1. Post #121
    A major fallacy that keeps being stated is that

    X is made up of atoms
    X's state can be predicted
    Humans are made of atoms
    Humans can be predicted

    This is a syllogism in much the way that

    A rock is not living
    A rock is made out of atoms
    A human is made of atoms
    A human is not living

    The issue is that there is a false predication that something acts in the same way despite it being from the same basic parts. It is affirming the consequent.

    If the position of rocks can be predicted then human action be be predicted
    The position of rocks can be predicted
    Human action can be predicted

    It is good to realize that the use of fallacy doesn't mean that free will exists, but it does mean that the argument doesn't work.
    That's not affirming the consequent. Affirming the consequent is an argument of the form:

    P -> Q
    Q
    Therefore, P

    That would have to be something like:

    If something is made of atoms, then its position can be predicted
    A human's position can be predicted
    Therefore a human is made of atoms

    None of those arguments were of that form. Your complaint is one against inductive reasoning.

  2. Post #122
    Neolk's Avatar
    November 2007
    1,047 Posts
    The fact that in any given moment I can decide to type "rat" or "acorn" or whatnot seems to be proof enough for me.

    Now some of you may say: "ah but don't you see? Thats the facade, its your biochemistry doing XYZ."

    If I 'believe' I have the ability to enact my fate, and the result happens, it might as well be free-will for all intents and purposes.

    Edited:

    Also consciousness is not a chemical reaction.

  3. Post #123
    Also consciousness is not a chemical reaction.
    Then what is it?

  4. Post #124
    The Kakistocrat's Avatar
    November 2011
    1,353 Posts
    The fact that in any given moment I can decide to type "rat" or "acorn" or whatnot seems to be proof enough for me.

    Now some of you may say: "ah but don't you see? Thats the facade, its your biochemistry doing XYZ."

    If I 'believe' I have the ability to enact my fate, and the result happens, it might as well be free-will for all intents and purposes.

    Edited:

    Also consciousness is not a chemical reaction.
    That believe is a chemical reaction. and how is consciousness not a chemical reaction? consciousness is created by our brains, which is one giant chemical computer.

  5. Post #125
    Neolk's Avatar
    November 2007
    1,047 Posts
    Then what is it?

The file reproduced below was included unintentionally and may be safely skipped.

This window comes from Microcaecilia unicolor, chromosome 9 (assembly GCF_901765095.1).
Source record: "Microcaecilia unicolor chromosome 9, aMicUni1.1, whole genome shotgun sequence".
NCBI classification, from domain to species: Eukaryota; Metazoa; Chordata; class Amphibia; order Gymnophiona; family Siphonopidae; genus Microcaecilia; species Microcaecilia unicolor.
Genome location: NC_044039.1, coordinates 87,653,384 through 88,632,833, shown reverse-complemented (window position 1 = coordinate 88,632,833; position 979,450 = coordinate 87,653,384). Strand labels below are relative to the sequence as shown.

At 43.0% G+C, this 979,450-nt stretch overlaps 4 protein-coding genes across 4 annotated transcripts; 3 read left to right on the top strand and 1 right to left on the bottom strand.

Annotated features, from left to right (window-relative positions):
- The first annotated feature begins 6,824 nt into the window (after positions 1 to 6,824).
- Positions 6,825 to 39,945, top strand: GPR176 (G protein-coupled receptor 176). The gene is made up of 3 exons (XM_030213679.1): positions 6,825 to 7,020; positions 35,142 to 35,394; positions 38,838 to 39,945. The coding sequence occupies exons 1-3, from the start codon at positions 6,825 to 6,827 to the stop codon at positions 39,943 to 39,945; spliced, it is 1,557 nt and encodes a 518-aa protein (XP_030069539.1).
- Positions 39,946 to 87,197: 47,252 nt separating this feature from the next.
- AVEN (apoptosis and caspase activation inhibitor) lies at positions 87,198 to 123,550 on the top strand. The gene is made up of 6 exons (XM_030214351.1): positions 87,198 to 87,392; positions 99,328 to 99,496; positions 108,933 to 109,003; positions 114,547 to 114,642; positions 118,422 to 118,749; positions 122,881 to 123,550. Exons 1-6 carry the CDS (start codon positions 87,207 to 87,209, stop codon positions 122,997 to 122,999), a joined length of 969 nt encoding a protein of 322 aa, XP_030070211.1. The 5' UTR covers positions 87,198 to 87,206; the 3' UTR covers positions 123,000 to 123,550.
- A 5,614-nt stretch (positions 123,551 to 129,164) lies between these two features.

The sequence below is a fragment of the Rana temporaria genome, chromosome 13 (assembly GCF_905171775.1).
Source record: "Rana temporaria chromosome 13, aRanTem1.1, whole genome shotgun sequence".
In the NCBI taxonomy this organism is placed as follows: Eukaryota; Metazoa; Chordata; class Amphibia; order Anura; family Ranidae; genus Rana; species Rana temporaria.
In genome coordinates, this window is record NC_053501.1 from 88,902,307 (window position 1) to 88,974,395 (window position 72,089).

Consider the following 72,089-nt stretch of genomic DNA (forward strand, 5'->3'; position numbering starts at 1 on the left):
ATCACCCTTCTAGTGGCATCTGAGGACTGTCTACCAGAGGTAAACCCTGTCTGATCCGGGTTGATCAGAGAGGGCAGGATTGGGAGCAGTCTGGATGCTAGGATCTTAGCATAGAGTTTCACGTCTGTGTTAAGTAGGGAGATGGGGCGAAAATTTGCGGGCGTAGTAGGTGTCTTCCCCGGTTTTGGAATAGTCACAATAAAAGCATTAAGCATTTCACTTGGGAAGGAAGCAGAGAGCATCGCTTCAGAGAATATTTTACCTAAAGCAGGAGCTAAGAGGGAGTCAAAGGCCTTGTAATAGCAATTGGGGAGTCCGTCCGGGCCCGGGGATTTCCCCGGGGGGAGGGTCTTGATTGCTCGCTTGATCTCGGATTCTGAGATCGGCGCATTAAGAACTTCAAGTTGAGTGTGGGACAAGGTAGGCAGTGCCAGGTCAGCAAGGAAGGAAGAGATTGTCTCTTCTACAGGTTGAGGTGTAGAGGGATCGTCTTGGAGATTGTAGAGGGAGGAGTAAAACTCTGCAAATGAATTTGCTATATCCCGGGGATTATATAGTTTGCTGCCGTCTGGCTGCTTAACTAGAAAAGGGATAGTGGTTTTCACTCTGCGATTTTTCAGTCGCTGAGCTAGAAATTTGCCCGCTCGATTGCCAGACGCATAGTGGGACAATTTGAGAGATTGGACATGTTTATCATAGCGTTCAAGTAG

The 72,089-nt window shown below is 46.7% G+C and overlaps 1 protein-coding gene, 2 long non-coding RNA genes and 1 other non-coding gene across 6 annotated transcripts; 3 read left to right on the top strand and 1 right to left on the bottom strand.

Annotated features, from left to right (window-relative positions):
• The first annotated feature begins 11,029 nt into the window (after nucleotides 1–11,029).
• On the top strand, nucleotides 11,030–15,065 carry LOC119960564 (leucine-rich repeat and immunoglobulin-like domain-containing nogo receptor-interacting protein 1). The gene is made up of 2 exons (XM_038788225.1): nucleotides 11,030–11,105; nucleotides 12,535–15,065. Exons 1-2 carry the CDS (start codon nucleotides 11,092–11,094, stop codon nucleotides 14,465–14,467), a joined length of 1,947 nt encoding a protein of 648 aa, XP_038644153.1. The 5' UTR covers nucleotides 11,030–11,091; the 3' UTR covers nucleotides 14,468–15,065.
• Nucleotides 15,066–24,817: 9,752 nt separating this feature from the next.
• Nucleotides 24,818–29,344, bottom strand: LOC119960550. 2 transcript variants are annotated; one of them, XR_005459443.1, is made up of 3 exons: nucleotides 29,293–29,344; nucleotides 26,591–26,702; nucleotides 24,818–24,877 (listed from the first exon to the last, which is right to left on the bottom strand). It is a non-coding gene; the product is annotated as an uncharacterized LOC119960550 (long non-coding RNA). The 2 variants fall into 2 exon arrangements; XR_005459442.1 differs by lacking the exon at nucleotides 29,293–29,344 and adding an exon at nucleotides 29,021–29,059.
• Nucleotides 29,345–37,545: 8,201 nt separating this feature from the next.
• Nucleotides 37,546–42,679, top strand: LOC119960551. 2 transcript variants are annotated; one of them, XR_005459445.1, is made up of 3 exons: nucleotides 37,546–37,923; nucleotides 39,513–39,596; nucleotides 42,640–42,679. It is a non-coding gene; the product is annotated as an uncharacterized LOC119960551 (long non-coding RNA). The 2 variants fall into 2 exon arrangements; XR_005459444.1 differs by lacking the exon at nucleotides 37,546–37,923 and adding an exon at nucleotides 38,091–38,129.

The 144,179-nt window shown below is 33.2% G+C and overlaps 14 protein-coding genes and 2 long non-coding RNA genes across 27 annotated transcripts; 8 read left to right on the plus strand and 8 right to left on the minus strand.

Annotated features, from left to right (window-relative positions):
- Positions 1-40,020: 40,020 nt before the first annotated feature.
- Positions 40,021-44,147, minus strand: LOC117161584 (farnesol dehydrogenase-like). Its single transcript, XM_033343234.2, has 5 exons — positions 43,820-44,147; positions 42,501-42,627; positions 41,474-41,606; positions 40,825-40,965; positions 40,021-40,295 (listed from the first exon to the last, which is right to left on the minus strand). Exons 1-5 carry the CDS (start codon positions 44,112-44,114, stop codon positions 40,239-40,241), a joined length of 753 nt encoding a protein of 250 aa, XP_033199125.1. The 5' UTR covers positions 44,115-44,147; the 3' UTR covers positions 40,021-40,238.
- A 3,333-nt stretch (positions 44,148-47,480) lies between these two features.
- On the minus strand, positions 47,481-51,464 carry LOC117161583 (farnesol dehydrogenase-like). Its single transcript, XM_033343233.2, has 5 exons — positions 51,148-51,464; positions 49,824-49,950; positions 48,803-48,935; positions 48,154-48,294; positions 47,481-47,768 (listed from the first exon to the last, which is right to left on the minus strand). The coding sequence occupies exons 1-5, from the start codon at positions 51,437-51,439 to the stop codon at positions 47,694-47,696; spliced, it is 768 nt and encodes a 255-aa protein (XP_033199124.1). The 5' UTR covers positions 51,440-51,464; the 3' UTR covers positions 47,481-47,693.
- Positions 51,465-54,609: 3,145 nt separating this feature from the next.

Consciousness exists grounded within reality but is on its own plane. It most certainly is not simply a chemical reaction because that would mean to imply that if one could replicate these experiments in a closed environment they would be able to create a conscious being.

    The fact of the matter is that there is not even close to being enough scientific data to do more than assert that actions are little more than just electrons firing off in other directions.

    And if actions and emotions were nothing more than brain states, then it would logically make sense that brain states would necessarily follow actions. If this was true, then everyone diagnosed with depression but not treated would either attempt suicide, or no one would.

  6. Post #126
    The Kakistocrat's Avatar
    November 2011
    1,353 Posts
    Consciousness exists grounded within reality but is on its own plane. It most certainly is not simply a chemical reaction because that would mean to imply that if one could replicate these experiments in a closed environment they would be able to create a conscious being.

    The fact of the matter is that there is not even close to being enough scientific data to do more than assert that actions are little more than just electrons firing off in other directions.

    And if actions and emotions were nothing more than brain states, then it would logically make sense that brain states would necessarily follow actions. If this was true, then everyone diagnosed with depression but not treated would either attempt suicide, or no one would.
    conscious exists in it's own "plane"? do you have any evidence to back up that claim? and there's more evidence supporting our theory then yours. we do know brains are electrical. also, no two brains have identical reactions. It isn't a closed experiment, results may very.

  7. Post #127
    Gold Member
    johnlmonkey's Avatar
    March 2010
    6,763 Posts
    Determinism is the only philosophy on free will I can agree with. I mean it makes sense, everything else in the universe is subject to cause and effect, why wouldn't our will? Many studies have shown that the mind can make decisions subconsciously seconds before a person makes a conscious choice.

  8. Post #128
    Gold Member
    Contag's Avatar
    July 2010
    11,828 Posts
    everything else in the universe is subject to cause and effect
    is it?

  9. Post #129
    Consciousness exists grounded within reality but is on its own plane.
    What reasoning or evidence supports this assertion? Is it even possible to support the assertion with evidence? If consciousness is not physical, by what means to you intend to prove this claim? Certainly it can't be investigated scientifically.

    It most certainly is not simply a chemical reaction because that would mean to imply that if one could replicate these experiments in a closed environment they would be able to create a conscious being.